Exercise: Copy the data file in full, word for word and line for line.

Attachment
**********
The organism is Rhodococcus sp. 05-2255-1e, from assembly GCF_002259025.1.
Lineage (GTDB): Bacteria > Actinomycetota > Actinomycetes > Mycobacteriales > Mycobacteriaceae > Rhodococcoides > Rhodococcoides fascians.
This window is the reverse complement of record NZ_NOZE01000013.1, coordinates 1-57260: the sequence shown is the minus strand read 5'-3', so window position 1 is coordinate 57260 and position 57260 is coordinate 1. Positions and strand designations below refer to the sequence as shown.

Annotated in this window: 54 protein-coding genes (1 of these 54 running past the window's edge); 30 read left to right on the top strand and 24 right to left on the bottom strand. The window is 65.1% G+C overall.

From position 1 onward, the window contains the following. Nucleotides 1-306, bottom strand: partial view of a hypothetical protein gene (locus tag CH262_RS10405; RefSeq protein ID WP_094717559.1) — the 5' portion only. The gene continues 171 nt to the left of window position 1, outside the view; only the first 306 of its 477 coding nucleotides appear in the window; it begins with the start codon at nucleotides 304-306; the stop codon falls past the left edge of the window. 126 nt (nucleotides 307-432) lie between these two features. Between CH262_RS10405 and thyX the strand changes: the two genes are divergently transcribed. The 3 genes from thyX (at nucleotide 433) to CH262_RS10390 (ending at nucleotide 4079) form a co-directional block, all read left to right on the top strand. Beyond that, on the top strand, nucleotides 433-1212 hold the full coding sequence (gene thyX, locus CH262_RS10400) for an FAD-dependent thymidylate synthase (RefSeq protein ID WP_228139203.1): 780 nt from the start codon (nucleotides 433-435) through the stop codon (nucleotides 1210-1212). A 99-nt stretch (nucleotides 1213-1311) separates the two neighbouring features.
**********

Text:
The organism is Rhodococcus sp. 05-2255-1e, from assembly GCF_002259025.1.
Lineage (GTDB): Bacteria > Actinomycetota > Actinomycetes > Mycobacteriales > Mycobacteriaceae > Rhodococcoides > Rhodococcoides fascians.
This window is the reverse complement of record NZ_NOZE01000013.1, coordinates 1-57260: the sequence shown is the minus strand read 5'-3', so window position 1 is coordinate 57260 and position 57260 is coordinate 1. Positions and strand designations below refer to the sequence as shown.

Annotated in this window: 54 protein-coding genes (1 of these 54 running past the window's edge); 30 read left to right on the top strand and 24 right to left on the bottom strand. The window is 65.1% G+C overall.

From position 1 onward, the window contains the following. Nucleotides 1-306, bottom strand: partial view of a hypothetical protein gene (locus tag CH262_RS10405; RefSeq protein ID WP_094717559.1) — the 5' portion only. The gene continues 171 nt to the left of window position 1, outside the view; only the first 306 of its 477 coding nucleotides appear in the window; it begins with the start codon at nucleotides 304-306; the stop codon falls past the left edge of the window. 126 nt (nucleotides 307-432) lie between these two features. Between CH262_RS10405 and thyX the strand changes: the two genes are divergently transcribed. The 3 genes from thyX (at nucleotide 433) to CH262_RS10390 (ending at nucleotide 4079) form a co-directional block, all read left to right on the top strand. Beyond that, on the top strand, nucleotides 433-1212 hold the full coding sequence (gene thyX, locus CH262_RS10400) for an FAD-dependent thymidylate synthase (RefSeq protein ID WP_228139203.1): 780 nt from the start codon (nucleotides 433-435) through the stop codon (nucleotides 1210-1212). A 99-nt stretch (nucleotides 1213-1311) separates the two neighbouring features.